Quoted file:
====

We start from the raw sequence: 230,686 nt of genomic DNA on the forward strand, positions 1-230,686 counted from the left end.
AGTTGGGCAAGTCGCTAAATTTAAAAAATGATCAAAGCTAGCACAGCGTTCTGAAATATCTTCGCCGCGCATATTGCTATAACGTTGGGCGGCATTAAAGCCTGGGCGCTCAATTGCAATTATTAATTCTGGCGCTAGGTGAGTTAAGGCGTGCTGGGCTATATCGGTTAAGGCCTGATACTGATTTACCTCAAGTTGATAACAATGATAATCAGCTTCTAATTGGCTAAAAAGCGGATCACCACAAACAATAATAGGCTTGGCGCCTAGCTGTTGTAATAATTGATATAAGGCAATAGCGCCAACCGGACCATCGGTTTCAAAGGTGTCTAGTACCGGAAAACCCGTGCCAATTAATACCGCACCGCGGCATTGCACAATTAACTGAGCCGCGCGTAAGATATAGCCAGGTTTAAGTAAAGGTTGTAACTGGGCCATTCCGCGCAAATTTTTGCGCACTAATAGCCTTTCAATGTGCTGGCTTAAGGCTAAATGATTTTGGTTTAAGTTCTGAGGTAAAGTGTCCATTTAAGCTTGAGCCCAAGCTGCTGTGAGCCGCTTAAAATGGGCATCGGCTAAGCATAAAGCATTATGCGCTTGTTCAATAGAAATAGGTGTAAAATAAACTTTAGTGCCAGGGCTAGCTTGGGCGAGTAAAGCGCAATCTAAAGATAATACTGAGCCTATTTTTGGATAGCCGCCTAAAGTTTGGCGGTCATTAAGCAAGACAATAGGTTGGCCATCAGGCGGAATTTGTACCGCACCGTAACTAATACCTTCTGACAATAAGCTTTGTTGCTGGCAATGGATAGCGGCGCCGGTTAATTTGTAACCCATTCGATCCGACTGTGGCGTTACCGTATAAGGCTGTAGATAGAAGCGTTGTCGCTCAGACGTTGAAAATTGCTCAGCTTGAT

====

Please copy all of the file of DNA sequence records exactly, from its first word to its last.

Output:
We start from the raw sequence: 230,686 nt of genomic DNA on the forward strand, positions 1-230,686 counted from the left end.
AGTTGGGCAAGTCGCTAAATTTAAAAAATGATCAAAGCTAGCACAGCGTTCTGAAATATCTTCGCCGCGCATATTGCTATAACGTTGGGCGGCATTAAAGCCTGGGCGCTCAATTGCAATTATTAATTCTGGCGCTAGGTGAGTTAAGGCGTGCTGGGCTATATCGGTTAAGGCCTGATACTGATTTACCTCAAGTTGATAACAATGATAATCAGCTTCTAATTGGCTAAAAAGCGGATCACCACAAACAATAATAGGCTTGGCGCCTAGCTGTTGTAATAATTGATATAAGGCAATAGCGCCAACCGGACCATCGGTTTCAAAGGTGTCTAGTACCGGAAAACCCGTGCCAATTAATACCGCACCGCGGCATTGCACAATTAACTGAGCCGCGCGTAAGATATAGCCAGGTTTAAGTAAAGGTTGTAACTGGGCCATTCCGCGCAAATTTTTGCGCACTAATAGCCTTTCAATGTGCTGGCTTAAGGCTAAATGATTTTGGTTTAAGTTCTGAGGTAAAGTGTCCATTTAAGCTTGAGCCCAAGCTGCTGTGAGCCGCTTAAAATGGGCATCGGCTAAGCATAAAGCATTATGCGCTTGTTCAATAGAAATAGGTGTAAAATAAACTTTAGTGCCAGGGCTAGCTTGGGCGAGTAAAGCGCAATCTAAAGATAATACTGAGCCTATTTTTGGATAGCCGCCTAAAGTTTGGCGGTCATTAAGCAAGACAATAGGTTGGCCATCAGGCGGAATTTGTACCGCACCGTAACTAATACCTTCTGACAATAAGCTTTGTTGCTGGCAATGGATAGCGGCGCCGGTTAATTTGTAACCCATTCGATCCGACTGTGGCGTTACCGTATAAGGCTGTAGATAGAAGCGTTGTCGCTCAGACGTTGAAAATTGCTCAGCTTGAT